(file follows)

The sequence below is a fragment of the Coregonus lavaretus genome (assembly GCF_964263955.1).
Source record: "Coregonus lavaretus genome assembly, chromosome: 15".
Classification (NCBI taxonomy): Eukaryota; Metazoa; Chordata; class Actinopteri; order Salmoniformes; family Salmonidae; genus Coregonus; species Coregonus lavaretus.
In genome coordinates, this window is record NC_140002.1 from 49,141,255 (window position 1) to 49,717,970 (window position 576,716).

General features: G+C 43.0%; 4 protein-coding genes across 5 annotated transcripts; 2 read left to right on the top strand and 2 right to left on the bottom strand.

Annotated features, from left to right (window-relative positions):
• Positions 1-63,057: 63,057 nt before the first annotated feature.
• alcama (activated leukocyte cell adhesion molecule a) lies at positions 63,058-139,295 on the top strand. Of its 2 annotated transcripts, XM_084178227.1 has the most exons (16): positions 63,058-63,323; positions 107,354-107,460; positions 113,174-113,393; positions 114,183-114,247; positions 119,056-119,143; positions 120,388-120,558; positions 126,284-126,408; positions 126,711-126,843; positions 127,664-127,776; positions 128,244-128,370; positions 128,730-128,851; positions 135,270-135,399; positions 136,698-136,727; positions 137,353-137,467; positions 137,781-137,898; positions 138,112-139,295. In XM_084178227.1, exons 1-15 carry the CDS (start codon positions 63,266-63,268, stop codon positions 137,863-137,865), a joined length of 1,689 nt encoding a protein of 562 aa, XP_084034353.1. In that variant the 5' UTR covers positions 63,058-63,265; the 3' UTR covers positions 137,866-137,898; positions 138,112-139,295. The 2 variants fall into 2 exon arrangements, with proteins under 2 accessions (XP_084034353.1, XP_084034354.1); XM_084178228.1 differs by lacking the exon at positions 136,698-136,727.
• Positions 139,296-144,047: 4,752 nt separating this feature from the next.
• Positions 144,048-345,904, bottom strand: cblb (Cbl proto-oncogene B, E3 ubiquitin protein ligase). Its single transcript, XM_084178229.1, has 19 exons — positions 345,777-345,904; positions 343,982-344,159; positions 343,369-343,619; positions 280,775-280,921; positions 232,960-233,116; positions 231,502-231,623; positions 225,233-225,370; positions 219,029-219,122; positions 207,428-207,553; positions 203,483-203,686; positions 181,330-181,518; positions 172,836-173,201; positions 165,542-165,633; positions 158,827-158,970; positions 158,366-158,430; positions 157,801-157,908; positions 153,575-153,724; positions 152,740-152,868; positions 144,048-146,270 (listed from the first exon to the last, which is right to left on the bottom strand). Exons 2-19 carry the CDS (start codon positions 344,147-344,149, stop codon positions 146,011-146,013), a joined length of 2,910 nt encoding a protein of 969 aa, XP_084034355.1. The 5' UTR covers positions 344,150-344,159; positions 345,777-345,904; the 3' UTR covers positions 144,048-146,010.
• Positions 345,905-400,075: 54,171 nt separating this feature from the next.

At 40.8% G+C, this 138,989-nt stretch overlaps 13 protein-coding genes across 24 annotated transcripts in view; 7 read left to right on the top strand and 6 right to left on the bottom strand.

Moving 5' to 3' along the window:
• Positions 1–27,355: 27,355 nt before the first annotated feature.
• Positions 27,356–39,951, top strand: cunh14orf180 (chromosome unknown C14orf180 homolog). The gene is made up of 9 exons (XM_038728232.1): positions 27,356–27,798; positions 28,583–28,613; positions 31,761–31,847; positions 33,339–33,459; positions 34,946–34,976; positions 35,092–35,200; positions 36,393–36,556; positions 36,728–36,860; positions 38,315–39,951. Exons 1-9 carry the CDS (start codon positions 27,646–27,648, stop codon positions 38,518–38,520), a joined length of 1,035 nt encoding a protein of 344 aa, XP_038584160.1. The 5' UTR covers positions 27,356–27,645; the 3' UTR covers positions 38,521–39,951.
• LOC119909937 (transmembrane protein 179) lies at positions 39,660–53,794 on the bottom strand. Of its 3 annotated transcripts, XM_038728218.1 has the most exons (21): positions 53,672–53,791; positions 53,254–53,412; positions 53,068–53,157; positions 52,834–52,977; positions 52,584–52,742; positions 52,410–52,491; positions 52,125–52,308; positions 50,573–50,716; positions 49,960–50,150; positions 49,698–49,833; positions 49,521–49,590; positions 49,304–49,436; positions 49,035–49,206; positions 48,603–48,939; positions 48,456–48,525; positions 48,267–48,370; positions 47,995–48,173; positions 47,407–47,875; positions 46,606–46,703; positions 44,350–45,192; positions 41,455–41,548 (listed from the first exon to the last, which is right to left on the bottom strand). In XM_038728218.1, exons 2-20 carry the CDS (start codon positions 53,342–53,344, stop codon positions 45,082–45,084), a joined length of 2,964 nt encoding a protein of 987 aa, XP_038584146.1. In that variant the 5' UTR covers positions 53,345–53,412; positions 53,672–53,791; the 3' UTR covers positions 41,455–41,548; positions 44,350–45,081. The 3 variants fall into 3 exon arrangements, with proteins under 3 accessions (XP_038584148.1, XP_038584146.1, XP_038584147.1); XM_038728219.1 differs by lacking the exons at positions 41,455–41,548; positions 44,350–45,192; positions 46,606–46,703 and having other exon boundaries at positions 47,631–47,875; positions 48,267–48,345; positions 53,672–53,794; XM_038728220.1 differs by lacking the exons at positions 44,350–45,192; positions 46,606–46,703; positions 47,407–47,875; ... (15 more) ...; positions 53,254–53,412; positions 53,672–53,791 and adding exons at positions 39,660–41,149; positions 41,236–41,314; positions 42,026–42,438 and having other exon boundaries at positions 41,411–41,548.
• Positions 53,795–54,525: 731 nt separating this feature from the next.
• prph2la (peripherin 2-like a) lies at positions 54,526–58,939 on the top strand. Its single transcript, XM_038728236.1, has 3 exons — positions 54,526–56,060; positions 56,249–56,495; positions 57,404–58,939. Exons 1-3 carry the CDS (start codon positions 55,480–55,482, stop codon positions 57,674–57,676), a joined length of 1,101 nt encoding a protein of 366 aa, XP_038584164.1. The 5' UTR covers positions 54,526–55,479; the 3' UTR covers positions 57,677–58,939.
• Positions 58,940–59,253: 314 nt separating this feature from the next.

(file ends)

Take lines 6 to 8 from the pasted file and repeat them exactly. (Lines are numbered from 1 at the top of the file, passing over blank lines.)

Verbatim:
Annotated features, from left to right (window-relative positions):
• Positions 1-63,057: 63,057 nt before the first annotated feature.
• alcama (activated leukocyte cell adhesion molecule a) lies at positions 63,058-139,295 on the top strand. Of its 2 annotated transcripts, XM_084178227.1 has the most exons (16): positions 63,058-63,323; positions 107,354-107,460; positions 113,174-113,393; positions 114,183-114,247; positions 119,056-119,143; positions 120,388-120,558; positions 126,284-126,408; positions 126,711-126,843; positions 127,664-127,776; positions 128,244-128,370; positions 128,730-128,851; positions 135,270-135,399; positions 136,698-136,727; positions 137,353-137,467; positions 137,781-137,898; positions 138,112-139,295. In XM_084178227.1, exons 1-15 carry the CDS (start codon positions 63,266-63,268, stop codon positions 137,863-137,865), a joined length of 1,689 nt encoding a protein of 562 aa, XP_084034353.1. In that variant the 5' UTR covers positions 63,058-63,265; the 3' UTR covers positions 137,866-137,898; positions 138,112-139,295. The 2 variants fall into 2 exon arrangements, with proteins under 2 accessions (XP_084034353.1, XP_084034354.1); XM_084178228.1 differs by lacking the exon at positions 136,698-136,727.